Mehdi remembers seeing the Lahore railway station packed to capacity by a large and enthusiastic crowd as the Frontier Mail with the Quaid on board steamed in. There were repeated shouts of 'Quaid-i-Azam Zindabad'. It took over an hour or more for everyone to leave the station. Mehdi and his colleagues made their way on foot to the Badshahi Mosque and the venue of the Muslim League meeting next door. There were crowds everywhere. There was a large tent (pandaal) erected for the purpose, which was full to capacity with the crowds overflowing on to the large park and the roads beyond. Muslim League national guards in uniform were everywhere controlling the vast crowd and entry to the tents. Mehdi remembers hearing the Quaid's speech. It started at about 2 p.m. and lasted maybe two hours or so. It was all in English and in the rear often difficult to hear owing to the disturbance in the loudspeakers. But the gist of it seems to have been getting through to the crowd as sometimes there was spontaneous applause at the right moments. What impressed the young students, the most, was the grand spectacle of Muslim unity which they had not witnessed before.

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In the evening S.G. Mehdi and his colleagues had to pool their meager resources to have a meal together not having eaten anything since leaving Ferozepore in the morning. For the night some found places with their friends, others slept in the tents as many were doing, who had come from far off places. Next day since early dawn people were up and about, talking and discussing, a new mood had gripped the people. A separate homeland for Muslims was in the air, the Quaid in his speech the day earlier had asked for one.

In the afternoon under the Quaid's Chairmanship, S.G. Mehdi saw the Premier of Bengal Mr. A.K. Fazl ul Haque get up to move the resolution for a separate homeland, he was followed by others. The loudspeakers in the rear were still, often not too clear. The people asked each other, 'what did he say' (the speaker)? As an answer the following three words were being passed on from person to person and group to group amongst the people who had assembled all around, 'Pakistan ban gia' (Pakistan has been made). That was also the impression carried by Mehdi and his colleagues as they walked slowly towards the railway station. The problem was they had no money to purchase tickets. They had not paid for the outward journey either. So they formed themselves into an orderly group and walked in shouting 'Pakistan Zindabad'. Colonel Mehdi explained to me the atmosphere in Lahore which he said was politically charged, Muslims were on top and Pakistan was in the air – so the guards at the Lahore railway station looked the other way.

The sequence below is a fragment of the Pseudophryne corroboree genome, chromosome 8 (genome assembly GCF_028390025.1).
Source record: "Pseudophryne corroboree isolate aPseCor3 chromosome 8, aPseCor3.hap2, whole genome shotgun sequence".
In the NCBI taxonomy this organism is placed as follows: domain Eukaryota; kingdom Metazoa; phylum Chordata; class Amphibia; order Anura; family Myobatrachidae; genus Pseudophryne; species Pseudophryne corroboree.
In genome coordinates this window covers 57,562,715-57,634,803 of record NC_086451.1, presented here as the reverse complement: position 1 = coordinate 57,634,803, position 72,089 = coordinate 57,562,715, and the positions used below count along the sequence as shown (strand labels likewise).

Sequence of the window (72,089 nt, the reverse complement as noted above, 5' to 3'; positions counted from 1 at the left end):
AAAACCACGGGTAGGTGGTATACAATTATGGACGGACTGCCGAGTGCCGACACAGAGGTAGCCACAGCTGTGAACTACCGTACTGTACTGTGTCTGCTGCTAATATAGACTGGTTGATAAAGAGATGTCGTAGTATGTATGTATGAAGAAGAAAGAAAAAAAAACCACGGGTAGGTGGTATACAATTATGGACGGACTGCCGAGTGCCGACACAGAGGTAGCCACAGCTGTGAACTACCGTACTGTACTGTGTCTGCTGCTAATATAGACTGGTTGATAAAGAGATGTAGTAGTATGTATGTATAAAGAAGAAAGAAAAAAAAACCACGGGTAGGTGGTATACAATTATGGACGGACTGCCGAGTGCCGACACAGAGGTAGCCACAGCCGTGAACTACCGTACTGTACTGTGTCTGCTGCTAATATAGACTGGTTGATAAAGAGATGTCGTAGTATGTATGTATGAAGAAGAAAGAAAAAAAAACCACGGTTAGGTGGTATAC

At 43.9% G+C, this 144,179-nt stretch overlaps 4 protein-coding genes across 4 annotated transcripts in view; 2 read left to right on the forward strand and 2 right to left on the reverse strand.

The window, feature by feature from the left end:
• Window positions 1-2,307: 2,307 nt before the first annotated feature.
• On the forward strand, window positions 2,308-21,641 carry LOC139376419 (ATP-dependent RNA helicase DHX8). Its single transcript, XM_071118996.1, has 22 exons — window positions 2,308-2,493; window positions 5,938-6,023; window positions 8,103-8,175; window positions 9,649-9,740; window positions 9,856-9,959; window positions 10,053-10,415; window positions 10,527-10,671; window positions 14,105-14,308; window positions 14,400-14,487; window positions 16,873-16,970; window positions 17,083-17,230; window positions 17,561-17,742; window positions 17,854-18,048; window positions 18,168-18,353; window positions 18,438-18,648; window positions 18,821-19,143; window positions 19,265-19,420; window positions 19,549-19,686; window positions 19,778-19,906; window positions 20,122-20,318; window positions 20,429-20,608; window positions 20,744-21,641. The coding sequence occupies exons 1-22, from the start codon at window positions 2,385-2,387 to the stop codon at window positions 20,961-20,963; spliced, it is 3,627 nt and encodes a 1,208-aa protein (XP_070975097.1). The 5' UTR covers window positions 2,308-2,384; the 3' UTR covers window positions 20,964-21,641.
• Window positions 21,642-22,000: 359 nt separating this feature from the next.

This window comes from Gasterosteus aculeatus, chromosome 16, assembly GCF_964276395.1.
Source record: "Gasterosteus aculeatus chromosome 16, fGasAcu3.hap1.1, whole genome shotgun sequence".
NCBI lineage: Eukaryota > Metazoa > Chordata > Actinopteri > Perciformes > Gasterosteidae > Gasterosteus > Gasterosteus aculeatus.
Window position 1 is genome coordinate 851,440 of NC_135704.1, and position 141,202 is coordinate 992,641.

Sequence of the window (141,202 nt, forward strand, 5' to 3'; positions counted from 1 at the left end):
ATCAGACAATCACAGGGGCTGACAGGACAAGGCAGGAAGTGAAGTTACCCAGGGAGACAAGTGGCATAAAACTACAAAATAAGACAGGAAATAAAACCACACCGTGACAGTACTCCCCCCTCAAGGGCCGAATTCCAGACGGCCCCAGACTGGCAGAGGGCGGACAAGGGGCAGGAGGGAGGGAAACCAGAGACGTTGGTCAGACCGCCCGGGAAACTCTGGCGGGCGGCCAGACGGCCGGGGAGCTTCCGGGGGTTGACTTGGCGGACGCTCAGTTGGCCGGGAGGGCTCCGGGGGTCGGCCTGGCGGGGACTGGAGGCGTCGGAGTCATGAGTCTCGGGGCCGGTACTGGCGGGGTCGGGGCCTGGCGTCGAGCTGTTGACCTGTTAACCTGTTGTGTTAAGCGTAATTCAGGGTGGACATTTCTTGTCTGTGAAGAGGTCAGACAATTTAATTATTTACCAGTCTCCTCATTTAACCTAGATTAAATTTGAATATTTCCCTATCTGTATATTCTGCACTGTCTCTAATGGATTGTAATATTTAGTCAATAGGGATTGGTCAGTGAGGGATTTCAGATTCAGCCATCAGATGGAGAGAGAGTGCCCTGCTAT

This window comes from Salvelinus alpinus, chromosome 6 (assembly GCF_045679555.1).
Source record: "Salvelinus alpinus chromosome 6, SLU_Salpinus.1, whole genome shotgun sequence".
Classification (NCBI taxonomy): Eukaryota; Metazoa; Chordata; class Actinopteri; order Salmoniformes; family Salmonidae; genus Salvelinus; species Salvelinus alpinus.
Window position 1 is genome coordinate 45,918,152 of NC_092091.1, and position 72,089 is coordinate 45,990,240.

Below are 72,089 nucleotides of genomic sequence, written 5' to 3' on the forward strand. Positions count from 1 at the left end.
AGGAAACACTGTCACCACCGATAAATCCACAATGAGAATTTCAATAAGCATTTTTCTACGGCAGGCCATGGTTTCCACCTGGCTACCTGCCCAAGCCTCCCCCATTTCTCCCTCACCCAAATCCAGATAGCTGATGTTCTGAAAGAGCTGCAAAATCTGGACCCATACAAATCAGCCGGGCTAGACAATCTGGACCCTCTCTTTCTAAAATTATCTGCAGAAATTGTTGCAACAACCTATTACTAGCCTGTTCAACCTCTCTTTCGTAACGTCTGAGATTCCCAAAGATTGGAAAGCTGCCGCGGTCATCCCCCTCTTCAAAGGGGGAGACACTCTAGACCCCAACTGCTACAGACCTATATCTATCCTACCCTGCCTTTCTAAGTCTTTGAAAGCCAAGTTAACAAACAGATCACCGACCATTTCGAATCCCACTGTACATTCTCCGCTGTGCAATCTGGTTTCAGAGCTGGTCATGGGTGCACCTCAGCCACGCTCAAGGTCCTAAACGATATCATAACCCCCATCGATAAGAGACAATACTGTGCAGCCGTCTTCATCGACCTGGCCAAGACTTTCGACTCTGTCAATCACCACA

S. G. Mehdi later joined the British Indian army and was commissioned into the 1st Battalion of the 15th Punjab Regiment. He fought on the Burma front during the 2nd World War and was decorated for his brave and exemplary leadership in battle and awarded the Military Cross. On August 14, 1944, Colonel Mehdi wrote to the Quaid and said amongst other things that he hoped to see the day when the Quaid would unfurl the flag of Pakistan on Pakistani soil. He also offered to donate the two squares of land that had been given to him for the Military Cross, to the Muslim League. The date of his letter, 'August 14', is a remarkable coincidence. By writing to the Quaid, Colonel Mehdi was certainly overstepping the bounds of military protocol as prescribed by the British for the Indian Army not to communicate with politicians. To Mehdi, loyalty to the Quaid and to Pakistan that was soon expected certainly transcended loyalty to Colonial rule. He is probably the only Muslim officer of the British Indian Army to have written to the Quaid before 1947. To Colonel Mehdi's surprise he received a reply from the Quaid 10 days later. The letter ends in the following words, '… I know that when the time comes Muslims will give their all, if necessary, in order to accomplish our goal of establishing Pakistan. It is a matter of life and death for Muslim India and we will not rest content until we have, once for all, unfurled the flag of Pakistan, where our homelands to-day stand'. The letter is dated August 24, 1944, and addressed to Lieutenant S.G. Mehdi.